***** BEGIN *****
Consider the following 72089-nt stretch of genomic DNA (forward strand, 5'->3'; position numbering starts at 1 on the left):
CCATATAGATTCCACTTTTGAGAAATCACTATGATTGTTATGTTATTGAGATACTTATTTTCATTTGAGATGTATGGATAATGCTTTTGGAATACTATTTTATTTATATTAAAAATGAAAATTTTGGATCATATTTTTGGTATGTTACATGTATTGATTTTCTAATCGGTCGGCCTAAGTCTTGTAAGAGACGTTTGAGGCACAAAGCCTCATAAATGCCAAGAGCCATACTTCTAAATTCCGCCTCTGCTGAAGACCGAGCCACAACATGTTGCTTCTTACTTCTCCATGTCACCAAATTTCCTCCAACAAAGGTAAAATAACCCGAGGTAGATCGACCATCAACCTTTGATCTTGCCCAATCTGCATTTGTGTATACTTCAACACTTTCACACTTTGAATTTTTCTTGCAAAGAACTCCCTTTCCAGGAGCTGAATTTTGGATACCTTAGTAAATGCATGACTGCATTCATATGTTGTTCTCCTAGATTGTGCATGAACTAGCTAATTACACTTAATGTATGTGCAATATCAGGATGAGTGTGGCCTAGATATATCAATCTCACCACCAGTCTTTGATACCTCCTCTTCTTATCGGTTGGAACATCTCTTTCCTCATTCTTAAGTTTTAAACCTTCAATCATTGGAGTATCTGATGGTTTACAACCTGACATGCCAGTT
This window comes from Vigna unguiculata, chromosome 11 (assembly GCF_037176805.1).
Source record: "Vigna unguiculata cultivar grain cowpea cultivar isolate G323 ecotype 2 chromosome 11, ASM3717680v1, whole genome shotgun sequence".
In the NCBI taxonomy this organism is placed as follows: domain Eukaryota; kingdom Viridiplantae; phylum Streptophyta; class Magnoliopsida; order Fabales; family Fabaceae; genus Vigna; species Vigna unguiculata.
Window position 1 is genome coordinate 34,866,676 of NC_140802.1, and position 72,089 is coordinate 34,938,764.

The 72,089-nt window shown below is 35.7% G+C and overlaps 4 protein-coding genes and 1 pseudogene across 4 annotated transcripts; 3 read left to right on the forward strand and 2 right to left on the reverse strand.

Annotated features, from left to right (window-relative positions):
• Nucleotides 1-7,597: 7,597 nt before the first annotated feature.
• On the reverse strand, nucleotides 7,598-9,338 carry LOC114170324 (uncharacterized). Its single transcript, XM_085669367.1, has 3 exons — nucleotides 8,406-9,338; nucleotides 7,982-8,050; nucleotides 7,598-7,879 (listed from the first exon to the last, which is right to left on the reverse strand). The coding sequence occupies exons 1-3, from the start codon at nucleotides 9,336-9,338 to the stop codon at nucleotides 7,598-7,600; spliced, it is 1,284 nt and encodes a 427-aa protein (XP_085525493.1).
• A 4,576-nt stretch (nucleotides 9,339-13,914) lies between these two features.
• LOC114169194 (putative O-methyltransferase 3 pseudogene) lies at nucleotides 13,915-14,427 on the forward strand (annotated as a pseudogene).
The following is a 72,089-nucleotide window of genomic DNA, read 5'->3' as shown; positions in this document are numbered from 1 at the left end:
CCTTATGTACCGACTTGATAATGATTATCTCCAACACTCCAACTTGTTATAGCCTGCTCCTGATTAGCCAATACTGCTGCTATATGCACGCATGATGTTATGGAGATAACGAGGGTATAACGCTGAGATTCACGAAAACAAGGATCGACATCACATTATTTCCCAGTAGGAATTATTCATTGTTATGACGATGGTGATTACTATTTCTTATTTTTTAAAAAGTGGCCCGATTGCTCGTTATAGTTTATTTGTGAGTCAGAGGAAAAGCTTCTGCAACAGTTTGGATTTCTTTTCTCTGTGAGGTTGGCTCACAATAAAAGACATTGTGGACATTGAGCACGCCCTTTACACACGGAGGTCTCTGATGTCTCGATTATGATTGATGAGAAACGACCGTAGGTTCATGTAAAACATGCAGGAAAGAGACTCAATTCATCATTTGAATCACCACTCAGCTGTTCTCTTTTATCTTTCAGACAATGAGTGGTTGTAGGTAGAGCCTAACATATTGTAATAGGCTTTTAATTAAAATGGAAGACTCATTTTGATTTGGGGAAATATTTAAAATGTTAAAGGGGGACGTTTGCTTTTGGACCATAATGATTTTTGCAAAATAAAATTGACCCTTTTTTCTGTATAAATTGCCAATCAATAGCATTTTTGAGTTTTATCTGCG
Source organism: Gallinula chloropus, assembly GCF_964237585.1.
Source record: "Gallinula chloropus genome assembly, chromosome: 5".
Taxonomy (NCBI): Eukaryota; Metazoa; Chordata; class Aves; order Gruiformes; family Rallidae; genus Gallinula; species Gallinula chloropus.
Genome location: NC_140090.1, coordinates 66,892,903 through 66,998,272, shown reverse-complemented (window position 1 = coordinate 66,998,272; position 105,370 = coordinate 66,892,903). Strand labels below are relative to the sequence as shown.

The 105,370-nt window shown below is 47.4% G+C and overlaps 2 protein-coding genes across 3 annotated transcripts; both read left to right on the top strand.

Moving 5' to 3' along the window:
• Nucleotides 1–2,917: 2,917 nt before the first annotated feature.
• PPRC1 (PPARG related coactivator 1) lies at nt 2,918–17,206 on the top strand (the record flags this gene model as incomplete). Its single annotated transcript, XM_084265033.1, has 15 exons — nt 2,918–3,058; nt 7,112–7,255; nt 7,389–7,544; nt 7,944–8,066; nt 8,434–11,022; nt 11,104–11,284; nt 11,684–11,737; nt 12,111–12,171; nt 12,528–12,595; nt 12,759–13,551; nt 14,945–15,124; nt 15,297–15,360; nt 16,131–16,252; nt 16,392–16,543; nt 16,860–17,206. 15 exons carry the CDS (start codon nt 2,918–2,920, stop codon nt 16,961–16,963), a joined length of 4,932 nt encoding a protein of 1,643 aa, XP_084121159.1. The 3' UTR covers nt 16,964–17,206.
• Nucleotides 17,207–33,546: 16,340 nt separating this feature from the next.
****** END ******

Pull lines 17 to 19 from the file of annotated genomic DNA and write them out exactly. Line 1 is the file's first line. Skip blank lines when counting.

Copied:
Taxonomy (NCBI): Eukaryota; Metazoa; Chordata; class Aves; order Gruiformes; family Rallidae; genus Gallinula; species Gallinula chloropus.
Genome location: NC_140090.1, coordinates 66,892,903 through 66,998,272, shown reverse-complemented (window position 1 = coordinate 66,998,272; position 105,370 = coordinate 66,892,903). Strand labels below are relative to the sequence as shown.

The 105,370-nt window shown below is 47.4% G+C and overlaps 2 protein-coding genes across 3 annotated transcripts; both read left to right on the top strand.